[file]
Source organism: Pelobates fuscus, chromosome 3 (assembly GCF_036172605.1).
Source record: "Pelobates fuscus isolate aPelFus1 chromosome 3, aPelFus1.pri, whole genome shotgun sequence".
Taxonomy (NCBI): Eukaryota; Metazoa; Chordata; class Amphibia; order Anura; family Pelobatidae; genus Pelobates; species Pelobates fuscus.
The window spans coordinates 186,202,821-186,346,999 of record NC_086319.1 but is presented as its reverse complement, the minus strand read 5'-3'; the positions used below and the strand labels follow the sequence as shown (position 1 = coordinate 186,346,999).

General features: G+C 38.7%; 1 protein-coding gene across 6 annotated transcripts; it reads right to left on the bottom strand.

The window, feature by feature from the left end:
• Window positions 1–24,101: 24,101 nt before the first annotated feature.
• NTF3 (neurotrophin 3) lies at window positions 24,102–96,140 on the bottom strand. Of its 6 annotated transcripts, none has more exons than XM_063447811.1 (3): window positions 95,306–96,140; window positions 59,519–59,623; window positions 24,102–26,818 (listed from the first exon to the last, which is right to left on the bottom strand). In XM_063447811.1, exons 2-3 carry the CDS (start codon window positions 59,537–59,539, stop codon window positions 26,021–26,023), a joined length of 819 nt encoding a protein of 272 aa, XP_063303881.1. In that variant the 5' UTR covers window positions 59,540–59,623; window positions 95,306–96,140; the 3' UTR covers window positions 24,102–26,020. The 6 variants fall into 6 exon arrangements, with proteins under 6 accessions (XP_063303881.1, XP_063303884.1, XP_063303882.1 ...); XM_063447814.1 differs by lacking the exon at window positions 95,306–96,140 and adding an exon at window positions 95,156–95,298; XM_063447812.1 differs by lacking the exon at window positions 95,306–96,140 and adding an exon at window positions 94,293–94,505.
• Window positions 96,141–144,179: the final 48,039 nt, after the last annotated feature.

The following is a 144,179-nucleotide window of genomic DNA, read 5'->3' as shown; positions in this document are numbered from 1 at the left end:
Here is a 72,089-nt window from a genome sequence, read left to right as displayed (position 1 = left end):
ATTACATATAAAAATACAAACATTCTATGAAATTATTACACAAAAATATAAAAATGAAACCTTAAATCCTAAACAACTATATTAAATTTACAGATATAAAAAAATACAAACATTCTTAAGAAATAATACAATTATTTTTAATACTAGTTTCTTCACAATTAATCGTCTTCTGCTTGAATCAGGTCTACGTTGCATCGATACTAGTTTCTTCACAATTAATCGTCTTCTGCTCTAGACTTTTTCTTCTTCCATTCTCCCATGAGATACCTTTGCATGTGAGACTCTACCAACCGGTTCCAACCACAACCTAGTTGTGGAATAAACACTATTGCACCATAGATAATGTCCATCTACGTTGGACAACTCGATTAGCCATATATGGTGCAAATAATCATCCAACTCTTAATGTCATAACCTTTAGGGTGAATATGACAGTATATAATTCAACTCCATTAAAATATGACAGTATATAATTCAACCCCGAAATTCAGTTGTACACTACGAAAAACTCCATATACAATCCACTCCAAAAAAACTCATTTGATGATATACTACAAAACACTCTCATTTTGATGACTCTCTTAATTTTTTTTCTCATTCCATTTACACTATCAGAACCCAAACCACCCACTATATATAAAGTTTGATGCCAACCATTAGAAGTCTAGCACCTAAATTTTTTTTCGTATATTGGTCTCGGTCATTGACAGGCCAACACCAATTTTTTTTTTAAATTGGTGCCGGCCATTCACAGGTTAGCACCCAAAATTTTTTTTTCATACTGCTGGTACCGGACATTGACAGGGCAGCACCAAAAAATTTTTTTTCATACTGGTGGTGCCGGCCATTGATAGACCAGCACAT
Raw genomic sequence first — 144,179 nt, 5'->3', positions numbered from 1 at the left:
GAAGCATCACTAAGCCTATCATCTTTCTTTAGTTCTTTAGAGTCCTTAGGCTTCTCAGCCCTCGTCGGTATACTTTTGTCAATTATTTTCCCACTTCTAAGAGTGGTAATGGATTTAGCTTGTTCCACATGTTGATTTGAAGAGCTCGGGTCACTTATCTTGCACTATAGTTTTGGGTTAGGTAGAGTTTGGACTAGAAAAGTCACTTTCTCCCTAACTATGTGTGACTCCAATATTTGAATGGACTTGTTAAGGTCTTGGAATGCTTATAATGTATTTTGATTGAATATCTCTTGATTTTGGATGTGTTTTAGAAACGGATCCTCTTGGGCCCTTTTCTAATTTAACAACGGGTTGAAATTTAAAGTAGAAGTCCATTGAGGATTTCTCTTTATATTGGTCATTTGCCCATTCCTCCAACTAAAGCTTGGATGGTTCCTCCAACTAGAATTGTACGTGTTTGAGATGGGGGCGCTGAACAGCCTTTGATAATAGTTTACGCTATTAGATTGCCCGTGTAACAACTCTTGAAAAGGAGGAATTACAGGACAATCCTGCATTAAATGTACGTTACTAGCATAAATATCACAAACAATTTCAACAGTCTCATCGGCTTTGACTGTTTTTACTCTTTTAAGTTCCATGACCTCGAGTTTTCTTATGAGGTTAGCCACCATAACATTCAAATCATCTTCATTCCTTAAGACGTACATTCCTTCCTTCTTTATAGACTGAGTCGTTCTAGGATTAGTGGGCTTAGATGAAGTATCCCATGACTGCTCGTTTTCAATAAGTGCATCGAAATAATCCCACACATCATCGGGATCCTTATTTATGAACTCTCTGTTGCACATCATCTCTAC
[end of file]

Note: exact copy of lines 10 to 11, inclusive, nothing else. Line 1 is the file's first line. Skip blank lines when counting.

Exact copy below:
The following is a 144,179-nucleotide window of genomic DNA, read 5'->3' as shown; positions in this document are numbered from 1 at the left end:
Here is a 72,089-nt window from a genome sequence, read left to right as displayed (position 1 = left end):